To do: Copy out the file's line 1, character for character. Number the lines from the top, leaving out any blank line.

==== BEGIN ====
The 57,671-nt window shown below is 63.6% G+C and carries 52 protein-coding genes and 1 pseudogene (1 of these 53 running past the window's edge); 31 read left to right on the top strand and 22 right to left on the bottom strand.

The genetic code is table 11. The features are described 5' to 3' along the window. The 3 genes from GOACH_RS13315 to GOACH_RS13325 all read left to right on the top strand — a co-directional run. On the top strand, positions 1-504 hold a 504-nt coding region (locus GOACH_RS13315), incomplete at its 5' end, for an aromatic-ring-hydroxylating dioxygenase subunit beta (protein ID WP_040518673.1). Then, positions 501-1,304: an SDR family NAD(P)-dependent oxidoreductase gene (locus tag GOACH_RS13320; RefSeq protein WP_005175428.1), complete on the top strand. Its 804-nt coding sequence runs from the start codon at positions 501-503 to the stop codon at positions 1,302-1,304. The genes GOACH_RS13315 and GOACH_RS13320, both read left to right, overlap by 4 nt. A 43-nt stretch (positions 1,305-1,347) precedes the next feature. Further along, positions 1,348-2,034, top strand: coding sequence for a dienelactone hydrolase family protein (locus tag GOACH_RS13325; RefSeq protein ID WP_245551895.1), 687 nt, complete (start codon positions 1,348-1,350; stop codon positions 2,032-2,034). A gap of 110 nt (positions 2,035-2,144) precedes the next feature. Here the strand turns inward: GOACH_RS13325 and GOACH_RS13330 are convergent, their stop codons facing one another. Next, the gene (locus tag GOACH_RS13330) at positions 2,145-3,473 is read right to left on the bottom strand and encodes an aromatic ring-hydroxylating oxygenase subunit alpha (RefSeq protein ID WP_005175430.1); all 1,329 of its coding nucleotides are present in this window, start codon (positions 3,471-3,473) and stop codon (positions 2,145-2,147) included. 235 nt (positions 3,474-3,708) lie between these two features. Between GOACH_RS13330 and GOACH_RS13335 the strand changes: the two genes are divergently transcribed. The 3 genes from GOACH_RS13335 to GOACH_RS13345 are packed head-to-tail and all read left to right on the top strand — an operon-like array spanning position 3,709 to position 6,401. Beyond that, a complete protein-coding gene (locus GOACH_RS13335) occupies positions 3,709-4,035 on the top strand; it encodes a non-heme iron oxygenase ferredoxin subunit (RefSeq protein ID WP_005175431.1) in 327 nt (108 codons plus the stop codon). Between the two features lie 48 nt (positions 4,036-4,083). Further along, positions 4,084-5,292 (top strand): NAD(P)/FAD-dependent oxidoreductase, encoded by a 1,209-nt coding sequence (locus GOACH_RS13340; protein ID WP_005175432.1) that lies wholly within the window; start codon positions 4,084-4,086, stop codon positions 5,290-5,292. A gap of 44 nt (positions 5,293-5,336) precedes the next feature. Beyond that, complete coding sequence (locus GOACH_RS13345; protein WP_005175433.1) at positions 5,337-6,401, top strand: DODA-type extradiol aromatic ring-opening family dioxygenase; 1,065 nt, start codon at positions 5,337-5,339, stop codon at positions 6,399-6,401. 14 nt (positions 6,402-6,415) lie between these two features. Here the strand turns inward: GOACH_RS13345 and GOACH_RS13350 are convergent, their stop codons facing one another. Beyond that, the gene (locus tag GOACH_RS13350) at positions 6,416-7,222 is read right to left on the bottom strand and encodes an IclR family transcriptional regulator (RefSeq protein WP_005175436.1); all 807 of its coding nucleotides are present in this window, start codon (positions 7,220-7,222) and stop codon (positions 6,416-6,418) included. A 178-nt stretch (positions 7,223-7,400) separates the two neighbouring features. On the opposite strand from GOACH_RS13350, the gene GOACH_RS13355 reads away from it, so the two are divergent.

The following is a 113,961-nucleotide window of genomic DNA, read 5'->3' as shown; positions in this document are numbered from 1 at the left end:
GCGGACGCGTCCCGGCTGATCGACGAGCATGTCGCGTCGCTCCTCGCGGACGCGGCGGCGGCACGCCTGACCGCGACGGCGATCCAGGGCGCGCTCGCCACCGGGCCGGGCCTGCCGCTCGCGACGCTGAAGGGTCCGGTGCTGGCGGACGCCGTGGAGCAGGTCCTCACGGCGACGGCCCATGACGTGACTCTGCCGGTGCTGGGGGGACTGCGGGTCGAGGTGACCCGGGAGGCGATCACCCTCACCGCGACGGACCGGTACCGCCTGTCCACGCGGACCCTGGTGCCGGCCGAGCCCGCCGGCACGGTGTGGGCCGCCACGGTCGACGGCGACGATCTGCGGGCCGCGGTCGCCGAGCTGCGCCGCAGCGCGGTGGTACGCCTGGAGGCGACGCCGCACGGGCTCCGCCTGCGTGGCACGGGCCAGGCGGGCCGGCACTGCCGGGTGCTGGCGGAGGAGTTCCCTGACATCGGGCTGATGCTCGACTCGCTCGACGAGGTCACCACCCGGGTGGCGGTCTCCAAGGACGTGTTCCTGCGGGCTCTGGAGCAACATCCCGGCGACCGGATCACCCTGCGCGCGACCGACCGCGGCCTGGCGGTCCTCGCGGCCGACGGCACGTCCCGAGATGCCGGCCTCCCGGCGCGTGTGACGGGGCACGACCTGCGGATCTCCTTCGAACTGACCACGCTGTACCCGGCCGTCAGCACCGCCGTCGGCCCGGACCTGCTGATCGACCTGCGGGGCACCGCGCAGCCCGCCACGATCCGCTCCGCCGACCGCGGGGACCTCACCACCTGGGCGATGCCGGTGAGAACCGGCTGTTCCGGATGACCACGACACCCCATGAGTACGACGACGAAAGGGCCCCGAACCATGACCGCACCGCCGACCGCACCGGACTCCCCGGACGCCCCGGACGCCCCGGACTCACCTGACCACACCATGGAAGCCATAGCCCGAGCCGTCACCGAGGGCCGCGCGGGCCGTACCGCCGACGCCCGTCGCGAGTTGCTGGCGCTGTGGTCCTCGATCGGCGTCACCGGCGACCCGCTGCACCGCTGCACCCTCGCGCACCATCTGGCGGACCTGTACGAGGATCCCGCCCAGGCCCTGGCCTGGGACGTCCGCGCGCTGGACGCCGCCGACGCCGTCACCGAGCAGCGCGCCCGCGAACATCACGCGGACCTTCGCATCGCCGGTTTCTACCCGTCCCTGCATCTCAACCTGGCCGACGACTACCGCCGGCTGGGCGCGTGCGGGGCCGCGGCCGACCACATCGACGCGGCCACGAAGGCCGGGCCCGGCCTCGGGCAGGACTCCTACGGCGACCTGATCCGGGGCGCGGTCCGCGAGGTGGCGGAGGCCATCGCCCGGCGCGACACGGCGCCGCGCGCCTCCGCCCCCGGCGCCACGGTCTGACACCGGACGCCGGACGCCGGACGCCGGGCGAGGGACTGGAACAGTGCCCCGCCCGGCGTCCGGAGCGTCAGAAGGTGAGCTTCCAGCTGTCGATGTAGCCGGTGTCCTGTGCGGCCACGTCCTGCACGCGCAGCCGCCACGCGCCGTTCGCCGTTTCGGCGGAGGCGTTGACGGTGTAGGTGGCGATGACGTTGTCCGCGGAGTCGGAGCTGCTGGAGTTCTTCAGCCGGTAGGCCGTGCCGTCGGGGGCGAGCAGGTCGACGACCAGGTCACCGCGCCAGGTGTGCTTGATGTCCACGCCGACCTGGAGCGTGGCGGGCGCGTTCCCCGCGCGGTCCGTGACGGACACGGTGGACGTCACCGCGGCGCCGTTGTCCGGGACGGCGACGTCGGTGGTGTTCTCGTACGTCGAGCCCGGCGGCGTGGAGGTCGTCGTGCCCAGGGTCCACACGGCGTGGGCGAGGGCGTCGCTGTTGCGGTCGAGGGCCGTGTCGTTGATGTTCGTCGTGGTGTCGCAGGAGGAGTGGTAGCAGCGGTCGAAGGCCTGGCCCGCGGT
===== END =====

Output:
The 57,671-nt window shown below is 63.6% G+C and carries 52 protein-coding genes and 1 pseudogene (1 of these 53 running past the window's edge); 31 read left to right on the top strand and 22 right to left on the bottom strand.